Bowel cancer is Australia’s second biggest cancer killer. It can be treated in up to 90 per cent of cases, early detection is the key. Bowel cancer begins when cells in the bowel lining grow too quickly. These growths are often benign, but over time, some growths become cancerous. If left untreated, cancers can develop and then spread to other parts of the body.

Both men and women are at risk of developing bowel cancer, however the risk increases if you:

  • are aged 50 years and over (your risk increases with age)
  • have had an inflammatory bowel disease (such as Crohn disease or ulcerative colitis)
  • have previously had special types of polyps, called adenomas, in the bowel
  • have a significant family history of bowel cancer or polyps

All Australians aged 50 and over are encouraged to have a bowel screening test done. The National Bowel Cancer Screening Program helps achieve this and to further prevent mortality secondary to bowel cancer. If your tests come back positive, it does not necessarily mean a diagnosis of colon cancer. It means that something that may be bleeding  needs to be investigated further. Most of the time causes are benign and easily treated e.g haemorrhoids or polyps. A GP specialist follow up is generally recommended after a positive FOBT.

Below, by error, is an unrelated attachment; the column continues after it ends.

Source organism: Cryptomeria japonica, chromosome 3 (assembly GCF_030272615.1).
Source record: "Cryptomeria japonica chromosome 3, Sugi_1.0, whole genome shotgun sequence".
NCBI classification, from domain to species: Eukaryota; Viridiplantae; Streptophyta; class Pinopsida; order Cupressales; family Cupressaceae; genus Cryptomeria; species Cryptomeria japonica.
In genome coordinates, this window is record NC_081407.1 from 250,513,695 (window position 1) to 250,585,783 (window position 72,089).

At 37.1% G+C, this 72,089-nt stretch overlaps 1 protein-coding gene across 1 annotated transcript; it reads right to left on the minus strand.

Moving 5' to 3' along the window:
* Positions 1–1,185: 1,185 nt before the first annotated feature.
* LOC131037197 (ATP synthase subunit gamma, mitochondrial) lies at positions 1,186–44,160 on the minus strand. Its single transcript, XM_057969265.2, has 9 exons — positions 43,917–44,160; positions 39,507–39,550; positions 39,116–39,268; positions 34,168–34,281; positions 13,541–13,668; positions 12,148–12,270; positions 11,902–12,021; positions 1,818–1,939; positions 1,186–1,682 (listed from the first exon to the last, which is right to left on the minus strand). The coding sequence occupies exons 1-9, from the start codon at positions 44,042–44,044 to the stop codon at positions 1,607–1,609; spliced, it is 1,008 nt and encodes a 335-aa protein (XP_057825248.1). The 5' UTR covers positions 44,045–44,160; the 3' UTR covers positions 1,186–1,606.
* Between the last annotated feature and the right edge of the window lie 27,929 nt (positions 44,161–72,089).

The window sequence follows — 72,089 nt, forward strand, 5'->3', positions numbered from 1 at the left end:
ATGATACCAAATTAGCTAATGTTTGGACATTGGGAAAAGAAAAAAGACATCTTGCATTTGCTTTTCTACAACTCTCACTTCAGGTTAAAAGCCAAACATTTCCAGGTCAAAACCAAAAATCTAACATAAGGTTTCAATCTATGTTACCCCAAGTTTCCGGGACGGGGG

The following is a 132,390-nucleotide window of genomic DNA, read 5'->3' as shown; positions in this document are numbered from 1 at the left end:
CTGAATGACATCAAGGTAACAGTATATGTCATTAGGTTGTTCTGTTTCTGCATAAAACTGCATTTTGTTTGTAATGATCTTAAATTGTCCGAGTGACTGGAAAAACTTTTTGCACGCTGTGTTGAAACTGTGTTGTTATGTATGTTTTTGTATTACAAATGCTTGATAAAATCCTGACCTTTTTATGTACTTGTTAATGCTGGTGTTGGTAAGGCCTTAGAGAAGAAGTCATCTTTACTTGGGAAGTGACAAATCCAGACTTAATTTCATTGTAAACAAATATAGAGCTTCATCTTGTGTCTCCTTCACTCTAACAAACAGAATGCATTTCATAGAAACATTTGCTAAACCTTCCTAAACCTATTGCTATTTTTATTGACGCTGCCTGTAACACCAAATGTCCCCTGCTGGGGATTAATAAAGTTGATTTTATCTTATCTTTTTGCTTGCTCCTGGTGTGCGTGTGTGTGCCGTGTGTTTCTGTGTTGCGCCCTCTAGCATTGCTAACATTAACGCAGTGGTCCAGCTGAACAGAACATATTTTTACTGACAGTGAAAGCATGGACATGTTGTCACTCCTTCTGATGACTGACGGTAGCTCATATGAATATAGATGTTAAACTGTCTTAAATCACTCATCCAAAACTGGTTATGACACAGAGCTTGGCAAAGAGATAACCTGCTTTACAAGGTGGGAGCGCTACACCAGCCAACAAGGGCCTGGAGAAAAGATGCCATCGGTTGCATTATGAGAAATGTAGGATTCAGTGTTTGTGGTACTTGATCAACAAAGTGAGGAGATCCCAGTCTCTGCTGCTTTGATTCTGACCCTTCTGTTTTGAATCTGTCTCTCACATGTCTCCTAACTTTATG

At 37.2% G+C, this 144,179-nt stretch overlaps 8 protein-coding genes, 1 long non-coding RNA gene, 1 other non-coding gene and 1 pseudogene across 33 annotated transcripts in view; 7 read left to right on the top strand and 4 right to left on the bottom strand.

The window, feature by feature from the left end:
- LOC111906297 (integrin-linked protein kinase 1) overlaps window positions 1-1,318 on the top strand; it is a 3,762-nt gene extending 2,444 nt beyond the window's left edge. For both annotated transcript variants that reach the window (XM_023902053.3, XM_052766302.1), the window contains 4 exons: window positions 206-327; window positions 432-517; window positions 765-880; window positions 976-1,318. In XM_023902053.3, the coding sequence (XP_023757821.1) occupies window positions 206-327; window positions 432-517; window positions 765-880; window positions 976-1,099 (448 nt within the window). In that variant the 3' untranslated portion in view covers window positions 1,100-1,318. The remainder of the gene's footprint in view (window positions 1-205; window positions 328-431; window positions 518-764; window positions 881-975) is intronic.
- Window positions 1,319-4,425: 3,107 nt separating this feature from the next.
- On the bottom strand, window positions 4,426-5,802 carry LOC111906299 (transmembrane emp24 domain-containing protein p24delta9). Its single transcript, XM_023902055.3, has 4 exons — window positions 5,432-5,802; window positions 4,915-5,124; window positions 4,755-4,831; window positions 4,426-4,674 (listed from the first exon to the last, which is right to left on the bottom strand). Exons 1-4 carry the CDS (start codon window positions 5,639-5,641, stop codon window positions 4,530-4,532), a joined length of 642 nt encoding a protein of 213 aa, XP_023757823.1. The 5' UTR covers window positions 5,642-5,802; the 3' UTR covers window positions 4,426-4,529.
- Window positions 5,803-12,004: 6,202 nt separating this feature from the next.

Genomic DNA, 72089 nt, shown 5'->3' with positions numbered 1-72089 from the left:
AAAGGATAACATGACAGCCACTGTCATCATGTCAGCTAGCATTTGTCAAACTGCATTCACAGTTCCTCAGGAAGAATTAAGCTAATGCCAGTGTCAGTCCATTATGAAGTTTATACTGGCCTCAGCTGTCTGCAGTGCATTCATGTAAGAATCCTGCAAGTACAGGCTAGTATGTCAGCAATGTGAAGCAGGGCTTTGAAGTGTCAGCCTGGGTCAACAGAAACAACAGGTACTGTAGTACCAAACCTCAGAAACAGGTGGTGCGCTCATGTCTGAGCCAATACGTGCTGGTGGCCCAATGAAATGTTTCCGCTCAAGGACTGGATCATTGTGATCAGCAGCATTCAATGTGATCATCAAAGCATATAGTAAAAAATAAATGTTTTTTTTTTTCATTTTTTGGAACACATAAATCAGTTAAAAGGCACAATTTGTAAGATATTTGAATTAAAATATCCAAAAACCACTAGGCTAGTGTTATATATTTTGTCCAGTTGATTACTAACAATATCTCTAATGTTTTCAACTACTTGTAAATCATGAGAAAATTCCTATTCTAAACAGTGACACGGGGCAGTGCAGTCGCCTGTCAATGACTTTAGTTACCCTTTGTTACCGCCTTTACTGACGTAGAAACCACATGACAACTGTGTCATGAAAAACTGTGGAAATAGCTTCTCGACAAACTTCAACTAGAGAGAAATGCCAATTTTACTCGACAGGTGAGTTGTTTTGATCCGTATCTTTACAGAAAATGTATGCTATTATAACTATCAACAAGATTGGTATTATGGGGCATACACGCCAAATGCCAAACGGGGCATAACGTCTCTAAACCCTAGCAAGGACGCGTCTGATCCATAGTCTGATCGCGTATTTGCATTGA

Colonic Polyps

Colon polyps most frequently are benign (noncancerous) overgrowths on the surface of the colon. Most polyps are small, usually less than 1cm in size, although they can grow larger. Most polyps are harmless, but over time some can develop into bowel cancer. Because most bowel cancer begins as polyps, all polyps should be removed when found.

When signs and symptoms of colon polyps are present, they include:

  • Rectal bleeding
  • Anemia
  • Diarrhea
  • Constipation

Colonic Polyps treatment

Bowel polyps can be removed during a colonoscopy. Surgery is rarely needed to remove polyps, but may be necessary if the polyps are very large or can’t be reached safely during the colonoscopy. After removal, the polyp is sent to a pathology lab to check for any signs of cancer. The lab will also be able to tell if the polyp has been entirely removed or if there is a chance of it growing back.

If any signs of cancer are found, further treatment may be required.

Barrett’s Oesophagus